A colleague of mine recently made the case for why the bull market in stocks isn’t over.
His No. 1 reason is the lack of irrational exuberance, a term coined by former Federal Reserve Chairman Alan Greenspan to describe the dot-com bubble 17 years ago.
I can’t argue with that. Sentiment is paramount. And despite the S&P 500 Index jumping 22 percent this year, there is plenty of caution coming from investors’ mouths to temper the enthusiasm. We have not yet reached fever pitch.
But trading, as we know, is all about time frames. In a shorter time frame, I’m seeing exuberance that might short-circuit the rally.
And it’s all based on the Fed.
Here is today’s lead story on Bloomberg: Central Banks Drop Tightening Talk as Easy Money Goes On.
In the span of a week — from last Tuesday to this Tuesday — the S&P 500 futures rose 3.5 percent. (Going back one more week, S&P 500 futures topped 6 percent.) I’d argue those gains are almost entirely based on the same old idea: The Fed’s tapering will be pushed out, and rising interest rate pressures will be resisted.
Of course, if you stop and think about this for a second, it suggests two things:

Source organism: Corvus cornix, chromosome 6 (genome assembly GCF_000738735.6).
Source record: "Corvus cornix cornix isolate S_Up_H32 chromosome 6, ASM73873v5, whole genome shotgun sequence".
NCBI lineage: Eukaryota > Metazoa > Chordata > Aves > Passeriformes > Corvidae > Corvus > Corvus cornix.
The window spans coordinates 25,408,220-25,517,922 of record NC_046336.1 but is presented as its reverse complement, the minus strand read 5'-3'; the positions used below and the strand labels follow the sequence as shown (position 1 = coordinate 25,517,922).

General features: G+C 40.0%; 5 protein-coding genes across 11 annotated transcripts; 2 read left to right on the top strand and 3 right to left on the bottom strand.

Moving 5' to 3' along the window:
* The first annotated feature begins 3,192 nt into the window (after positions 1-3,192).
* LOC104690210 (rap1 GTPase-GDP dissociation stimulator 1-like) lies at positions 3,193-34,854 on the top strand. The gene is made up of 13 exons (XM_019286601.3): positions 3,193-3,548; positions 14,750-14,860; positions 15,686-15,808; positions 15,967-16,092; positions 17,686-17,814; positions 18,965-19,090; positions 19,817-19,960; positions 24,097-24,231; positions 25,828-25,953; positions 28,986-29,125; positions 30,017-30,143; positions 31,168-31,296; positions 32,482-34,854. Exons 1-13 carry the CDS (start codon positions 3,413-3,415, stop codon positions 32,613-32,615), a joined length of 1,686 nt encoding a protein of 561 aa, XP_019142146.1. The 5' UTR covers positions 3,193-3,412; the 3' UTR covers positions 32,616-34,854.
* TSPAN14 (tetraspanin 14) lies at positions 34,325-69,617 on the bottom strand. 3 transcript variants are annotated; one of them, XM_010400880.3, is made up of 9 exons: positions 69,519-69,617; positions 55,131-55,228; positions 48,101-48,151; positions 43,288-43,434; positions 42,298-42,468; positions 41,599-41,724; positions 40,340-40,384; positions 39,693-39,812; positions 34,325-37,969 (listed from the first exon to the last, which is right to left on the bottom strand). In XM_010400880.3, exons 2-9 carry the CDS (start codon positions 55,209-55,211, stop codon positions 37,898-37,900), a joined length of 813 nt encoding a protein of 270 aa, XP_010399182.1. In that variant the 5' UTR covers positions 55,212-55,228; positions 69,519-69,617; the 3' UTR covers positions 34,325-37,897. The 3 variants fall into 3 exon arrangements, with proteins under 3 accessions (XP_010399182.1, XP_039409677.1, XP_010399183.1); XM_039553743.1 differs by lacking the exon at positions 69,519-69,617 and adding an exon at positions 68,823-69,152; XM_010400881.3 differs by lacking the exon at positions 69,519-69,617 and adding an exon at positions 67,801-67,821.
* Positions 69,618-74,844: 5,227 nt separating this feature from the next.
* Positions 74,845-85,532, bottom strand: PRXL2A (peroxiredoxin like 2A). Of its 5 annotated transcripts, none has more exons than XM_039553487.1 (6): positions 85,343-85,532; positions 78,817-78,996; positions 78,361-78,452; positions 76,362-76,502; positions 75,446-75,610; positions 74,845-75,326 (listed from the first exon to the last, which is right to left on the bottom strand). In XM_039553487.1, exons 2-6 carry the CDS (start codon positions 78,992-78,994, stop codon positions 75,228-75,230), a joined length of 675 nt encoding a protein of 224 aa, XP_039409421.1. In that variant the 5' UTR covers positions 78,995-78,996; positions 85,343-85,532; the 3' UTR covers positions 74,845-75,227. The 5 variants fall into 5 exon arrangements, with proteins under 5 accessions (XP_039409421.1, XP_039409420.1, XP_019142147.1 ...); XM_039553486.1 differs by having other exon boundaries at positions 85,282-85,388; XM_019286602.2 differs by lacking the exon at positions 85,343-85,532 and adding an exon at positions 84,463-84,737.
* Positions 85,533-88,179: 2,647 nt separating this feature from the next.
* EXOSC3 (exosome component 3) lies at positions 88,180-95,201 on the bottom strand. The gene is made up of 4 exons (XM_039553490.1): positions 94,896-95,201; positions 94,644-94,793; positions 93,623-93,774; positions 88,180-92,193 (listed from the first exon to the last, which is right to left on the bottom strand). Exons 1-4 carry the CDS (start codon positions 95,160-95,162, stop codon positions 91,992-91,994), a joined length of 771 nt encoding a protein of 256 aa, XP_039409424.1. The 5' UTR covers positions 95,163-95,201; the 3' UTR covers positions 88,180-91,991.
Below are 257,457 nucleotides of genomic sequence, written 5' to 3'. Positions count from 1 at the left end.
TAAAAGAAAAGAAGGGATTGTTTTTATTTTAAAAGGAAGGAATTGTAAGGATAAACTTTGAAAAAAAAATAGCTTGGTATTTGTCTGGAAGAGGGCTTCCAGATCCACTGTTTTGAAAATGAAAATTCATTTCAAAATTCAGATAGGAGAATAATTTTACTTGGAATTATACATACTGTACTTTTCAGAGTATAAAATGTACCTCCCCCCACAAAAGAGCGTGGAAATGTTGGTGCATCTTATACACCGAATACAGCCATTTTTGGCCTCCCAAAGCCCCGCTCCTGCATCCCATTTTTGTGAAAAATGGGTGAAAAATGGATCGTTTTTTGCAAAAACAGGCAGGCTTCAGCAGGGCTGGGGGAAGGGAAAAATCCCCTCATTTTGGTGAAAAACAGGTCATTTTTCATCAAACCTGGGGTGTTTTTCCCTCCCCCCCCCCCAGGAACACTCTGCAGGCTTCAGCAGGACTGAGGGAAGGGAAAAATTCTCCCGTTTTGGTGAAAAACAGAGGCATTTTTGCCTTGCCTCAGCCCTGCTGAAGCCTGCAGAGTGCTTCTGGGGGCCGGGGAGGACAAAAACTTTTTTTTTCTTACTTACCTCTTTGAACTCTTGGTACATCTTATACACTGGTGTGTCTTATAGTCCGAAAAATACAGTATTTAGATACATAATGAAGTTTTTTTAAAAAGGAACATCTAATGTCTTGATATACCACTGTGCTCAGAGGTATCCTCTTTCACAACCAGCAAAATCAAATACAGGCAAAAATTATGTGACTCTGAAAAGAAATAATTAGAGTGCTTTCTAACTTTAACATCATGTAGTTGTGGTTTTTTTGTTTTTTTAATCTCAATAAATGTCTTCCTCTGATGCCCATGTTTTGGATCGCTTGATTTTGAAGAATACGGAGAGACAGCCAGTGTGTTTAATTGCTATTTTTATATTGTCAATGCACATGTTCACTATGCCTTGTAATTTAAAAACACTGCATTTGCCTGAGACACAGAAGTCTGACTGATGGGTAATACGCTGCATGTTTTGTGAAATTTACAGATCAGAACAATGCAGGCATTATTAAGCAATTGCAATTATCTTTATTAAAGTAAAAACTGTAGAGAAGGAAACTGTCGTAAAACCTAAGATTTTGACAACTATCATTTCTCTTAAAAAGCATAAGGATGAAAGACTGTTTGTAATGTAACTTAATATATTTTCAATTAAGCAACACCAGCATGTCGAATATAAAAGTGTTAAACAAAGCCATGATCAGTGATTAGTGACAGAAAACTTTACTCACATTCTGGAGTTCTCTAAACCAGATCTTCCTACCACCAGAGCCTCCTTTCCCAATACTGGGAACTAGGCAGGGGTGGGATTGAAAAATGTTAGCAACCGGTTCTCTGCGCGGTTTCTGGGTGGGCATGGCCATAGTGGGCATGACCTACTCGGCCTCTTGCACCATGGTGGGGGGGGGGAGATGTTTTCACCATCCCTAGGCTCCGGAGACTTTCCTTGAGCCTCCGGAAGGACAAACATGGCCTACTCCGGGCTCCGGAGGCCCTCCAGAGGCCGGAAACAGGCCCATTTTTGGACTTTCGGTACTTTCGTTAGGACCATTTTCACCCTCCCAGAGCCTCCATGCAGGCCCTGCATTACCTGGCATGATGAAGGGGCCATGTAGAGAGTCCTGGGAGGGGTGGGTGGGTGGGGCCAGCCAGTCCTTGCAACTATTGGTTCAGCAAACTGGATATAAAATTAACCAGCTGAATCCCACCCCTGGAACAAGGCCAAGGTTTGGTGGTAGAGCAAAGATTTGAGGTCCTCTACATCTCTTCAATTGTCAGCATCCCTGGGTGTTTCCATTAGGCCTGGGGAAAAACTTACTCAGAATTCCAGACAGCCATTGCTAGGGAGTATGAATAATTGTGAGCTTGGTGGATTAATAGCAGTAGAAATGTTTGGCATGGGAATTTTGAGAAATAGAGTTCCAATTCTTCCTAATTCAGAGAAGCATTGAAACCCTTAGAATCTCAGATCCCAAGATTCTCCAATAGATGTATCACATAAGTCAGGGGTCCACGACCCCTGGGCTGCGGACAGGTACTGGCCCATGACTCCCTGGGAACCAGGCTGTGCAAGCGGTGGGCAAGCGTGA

- The Fed is still in play and its liquidity provisions will remain a driver of risk-taking sentiment.
- The Fed is still in play because there remains a substantial risk that ending quantitative easing would generate trouble for the U.S. and international economies. More than likely, the global financial system would become vulnerable to a seizure.
So here we sit. The Federal Reserve’s policy has bred exuberance, while there are questions as to why it’s being delayed yet again.
I could address the latter point but, frankly, I’m sick of discussing it. It doesn’t matter till it matters. For now, I’m expecting that Fed-led exuberance will result in a stock-market correction that could last a few weeks. But, just as my colleague said, this bull market ultimately will go higher before everything is said and done.